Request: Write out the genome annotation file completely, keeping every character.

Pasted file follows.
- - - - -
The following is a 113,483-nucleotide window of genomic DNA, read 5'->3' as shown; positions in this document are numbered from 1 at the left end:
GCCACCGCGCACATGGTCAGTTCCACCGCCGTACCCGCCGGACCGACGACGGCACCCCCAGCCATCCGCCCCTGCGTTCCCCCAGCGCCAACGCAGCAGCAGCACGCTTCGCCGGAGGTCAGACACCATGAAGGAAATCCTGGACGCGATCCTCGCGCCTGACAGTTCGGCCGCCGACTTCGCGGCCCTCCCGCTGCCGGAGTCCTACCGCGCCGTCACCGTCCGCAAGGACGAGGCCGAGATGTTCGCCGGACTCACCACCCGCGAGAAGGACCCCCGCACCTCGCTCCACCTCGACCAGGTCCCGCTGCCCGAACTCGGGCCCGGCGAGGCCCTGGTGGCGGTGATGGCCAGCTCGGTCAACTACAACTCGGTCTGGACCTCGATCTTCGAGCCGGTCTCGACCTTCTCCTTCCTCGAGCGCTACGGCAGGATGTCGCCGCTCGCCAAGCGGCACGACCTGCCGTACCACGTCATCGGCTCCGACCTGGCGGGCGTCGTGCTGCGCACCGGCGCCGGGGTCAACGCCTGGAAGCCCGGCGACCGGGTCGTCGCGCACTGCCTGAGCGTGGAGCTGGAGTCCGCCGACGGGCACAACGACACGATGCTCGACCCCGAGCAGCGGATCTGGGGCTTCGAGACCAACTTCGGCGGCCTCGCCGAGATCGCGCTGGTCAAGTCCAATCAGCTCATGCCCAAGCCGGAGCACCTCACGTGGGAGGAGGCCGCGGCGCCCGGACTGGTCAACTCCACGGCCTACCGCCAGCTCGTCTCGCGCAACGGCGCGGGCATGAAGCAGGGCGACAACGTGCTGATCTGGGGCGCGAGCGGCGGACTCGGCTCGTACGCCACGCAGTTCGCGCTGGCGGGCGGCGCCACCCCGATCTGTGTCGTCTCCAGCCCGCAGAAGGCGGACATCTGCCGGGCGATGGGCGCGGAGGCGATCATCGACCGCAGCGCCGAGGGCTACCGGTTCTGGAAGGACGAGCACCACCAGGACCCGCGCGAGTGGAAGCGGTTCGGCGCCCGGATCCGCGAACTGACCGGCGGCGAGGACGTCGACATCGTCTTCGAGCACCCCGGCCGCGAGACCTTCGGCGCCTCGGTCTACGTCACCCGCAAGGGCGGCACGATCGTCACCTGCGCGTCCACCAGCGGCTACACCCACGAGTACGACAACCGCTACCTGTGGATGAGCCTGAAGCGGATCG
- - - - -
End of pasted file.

The following is a 113,483-nucleotide window of genomic DNA, read 5'->3' as shown; positions in this document are numbered from 1 at the left end:
GCCACCGCGCACATGGTCAGTTCCACCGCCGTACCCGCCGGACCGACGACGGCACCCCCAGCCATCCGCCCCTGCGTTCCCCCAGCGCCAACGCAGCAGCAGCACGCTTCGCCGGAGGTCAGACACCATGAAGGAAATCCTGGACGCGATCCTCGCGCCTGACAGTTCGGCCGCCGACTTCGCGGCCCTCCCGCTGCCGGAGTCCTACCGCGCCGTCACCGTCCGCAAGGACGAGGCCGAGATGTTCGCCGGACTCACCACCCGCGAGAAGGACCCCCGCACCTCGCTCCACCTCGACCAGGTCCCGCTGCCCGAACTCGGGCCCGGCGAGGCCCTGGTGGCGGTGATGGCCAGCTCGGTCAACTACAACTCGGTCTGGACCTCGATCTTCGAGCCGGTCTCGACCTTCTCCTTCCTCGAGCGCTACGGCAGGATGTCGCCGCTCGCCAAGCGGCACGACCTGCCGTACCACGTCATCGGCTCCGACCTGGCGGGCGTCGTGCTGCGCACCGGCGCCGGGGTCAACGCCTGGAAGCCCGGCGACCGGGTCGTCGCGCACTGCCTGAGCGTGGAGCTGGAGTCCGCCGACGGGCACAACGACACGATGCTCGACCCCGAGCAGCGGATCTGGGGCTTCGAGACCAACTTCGGCGGCCTCGCCGAGATCGCGCTGGTCAAGTCCAATCAGCTCATGCCCAAGCCGGAGCACCTCACGTGGGAGGAGGCCGCGGCGCCCGGACTGGTCAACTCCACGGCCTACCGCCAGCTCGTCTCGCGCAACGGCGCGGGCATGAAGCAGGGCGACAACGTGCTGATCTGGGGCGCGAGCGGCGGACTCGGCTCGTACGCCACGCAGTTCGCGCTGGCGGGCGGCGCCACCCCGATCTGTGTCGTCTCCAGCCCGCAGAAGGCGGACATCTGCCGGGCGATGGGCGCGGAGGCGATCATCGACCGCAGCGCCGAGGGCTACCGGTTCTGGAAGGACGAGCACCACCAGGACCCGCGCGAGTGGAAGCGGTTCGGCGCCCGGATCCGCGAACTGACCGGCGGCGAGGACGTCGACATCGTCTTCGAGCACCCCGGCCGCGAGACCTTCGGCGCCTCGGTCTACGTCACCCGCAAGGGCGGCACGATCGTCACCTGCGCGTCCACCAGCGGCTACACCCACGAGTACGACAACCGCTACCTGTGGATGAGCCTGAAGCGGATCG